SN: You were expected by many to win your fight against Lennox Lewis. What happened in that fight? Did you just get caught?

    RR: Yes, I just got caught, but realistically the fact of the matter is that Tyson and I finished each other. Lewis fought a shell of us both; he would have never wanted to fight us when we were still fresh. It’s true, he got a shell of us, and we weren’t the same after we fought each other. We fought two brutal wars. His eardrum was busted in the second fight and my jaw was broken, and we were just never the same.

    SN: You had a long layoff before fighting Tommy Morrison, and there were problems prior to the bout with your promoter. Were you physically and mentally in shape for that fight?

    RR: Yes, there were problems, but I don’t like to complain or make excuses. But yes, there were problems before the fight. I just went through with it because I come to fight. I think I was physically in shape. I don’t think I was totally mentally in shape. I could have beaten Tommy Morrison, no problem at all.

    SN: Morrison hit you with a tremendous left hook, but you bounced right back up. Do you think the referee stopped the fight too quickly there as well?

    RR: The referee stopped the fight way too early, trust me. You see what happens, when they got the opportunity to stop the fight on me, they would use that opportunity, because they were afraid of me. Tyson was afraid of me, Lennox Lewis was afraid of me, Morrison was afraid…I mean, the fact is when they get me in a compromising position it’s easy for the referee to stop the fight on my part because they know I’m dangerous.

    SN: You embarked on another comeback and then retired after winning the Canadian heavyweight title with a victory over Egerton Marcus. Why did you stop fighting?

    RR: I was jogging in the park in Fort Lauderdale and I realized that my left arm was hanging by my left side and I couldn’t hold it up. I decided that was the end. I decided I don’t want to take any chances with my health because if you stay in there too long you get hurt. There are a lot of fighters who hang on too long, and if I had hung around, you would have been talking to me and saying ‘what a shame.’ I stopped fighting and look what I’ve come back and done.

    SN: Just a couple more questions about boxing. You never got a title shot despite being one of the top contenders in the division for a long time. Was that a result of politics, were you just in the wrong place at the wrong time, or were there other reasons why you never got that shot?

    RR: Wrong place at the wrong time, and I just accept it. I have no regrets at all, trust me, I have no regrets. I’ll tell you the truth, I feel sorry for Tyson more than I feel sorry for myself, even though he won the title.

    SN: There are several top heavyweight fighters of the 1990’s that you never faced. If you could choose just one that you would have liked to have fought, who would it be and why?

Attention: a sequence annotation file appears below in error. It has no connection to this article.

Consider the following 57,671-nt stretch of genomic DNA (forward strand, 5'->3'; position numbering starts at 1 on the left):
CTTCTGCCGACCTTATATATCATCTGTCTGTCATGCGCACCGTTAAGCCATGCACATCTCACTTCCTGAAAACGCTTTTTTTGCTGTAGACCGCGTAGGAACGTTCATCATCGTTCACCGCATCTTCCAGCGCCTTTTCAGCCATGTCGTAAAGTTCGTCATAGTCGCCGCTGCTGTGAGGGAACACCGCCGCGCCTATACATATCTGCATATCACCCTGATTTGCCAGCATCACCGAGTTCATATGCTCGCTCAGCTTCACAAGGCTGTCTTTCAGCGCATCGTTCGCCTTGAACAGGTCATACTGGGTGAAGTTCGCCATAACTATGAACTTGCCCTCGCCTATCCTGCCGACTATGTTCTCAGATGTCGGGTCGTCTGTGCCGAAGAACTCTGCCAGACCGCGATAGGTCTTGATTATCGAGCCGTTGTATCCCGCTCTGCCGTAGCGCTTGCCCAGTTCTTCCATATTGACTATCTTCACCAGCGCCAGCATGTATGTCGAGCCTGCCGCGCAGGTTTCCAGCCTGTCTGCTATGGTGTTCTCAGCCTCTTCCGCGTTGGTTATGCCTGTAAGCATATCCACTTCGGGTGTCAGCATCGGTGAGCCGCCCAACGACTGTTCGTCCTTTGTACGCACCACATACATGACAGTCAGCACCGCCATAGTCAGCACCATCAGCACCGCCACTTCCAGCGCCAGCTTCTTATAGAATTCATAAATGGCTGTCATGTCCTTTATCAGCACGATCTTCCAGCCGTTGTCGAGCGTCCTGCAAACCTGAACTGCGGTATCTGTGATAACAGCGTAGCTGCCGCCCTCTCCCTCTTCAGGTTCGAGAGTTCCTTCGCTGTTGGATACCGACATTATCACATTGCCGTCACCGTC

RR: Evander Holyfield. I think I could have taken him. He was champion at the time, and he didn’t want to fight me.

    SN: This is a standard question asked of heavyweight fighters of previous eras: What are your thoughts on the current heavyweight division?

    RR: I haven’t been following boxing because I’ve been so busy. I did my time in boxing, I enjoyed it, it was good to me, and I just have to move on. You have to know when to leave. You can’t stay there forever.

    SN: Please tell us about your invention, ‘The Boxer Compactor.’

    RR: It’s doing well. I’m very excited and happy, and I’m glad that I’m the one who invented the product. They’ve been trying to invent a product like this since 1901 and they never got it. My wife is the one who really wanted something to compact garbage. We joined together at the same time to see which of us could create something like that. It was amazing. I drew my diagram and she drew hers, and she threw away hers because she realized mine was better. She said, “You’re telling me there is no one else out there who invented this thing?” and I said no. I’m negotiating right now to get it in stores. They’re very interested in the product. After you use this, you will never go back to the traditional way again. It makes too much sense. If you can compact the garbage and have extra space in the bag, wouldn’t you do that?

    SN: Thanks for taking the time to speak with me, Razor. It’s been an honor.

    Writer’s Note: I would like to thank Tyson4lyfe of The Dog Pound for his efforts in trying to set up this interview, along with his friend, Dominique Hill. This may not be an Oscar award acceptance speech, but I’d also like to thank Razor himself for being a true gentleman. It’s always a pleasure to speak with men who conduct themselves with as much class outside the ring as they do inside of it.

    For more information about Razor Ruddock and his new invention ‘The Boxer Compactor,’ we encourage you to visit www.razorruddock.com.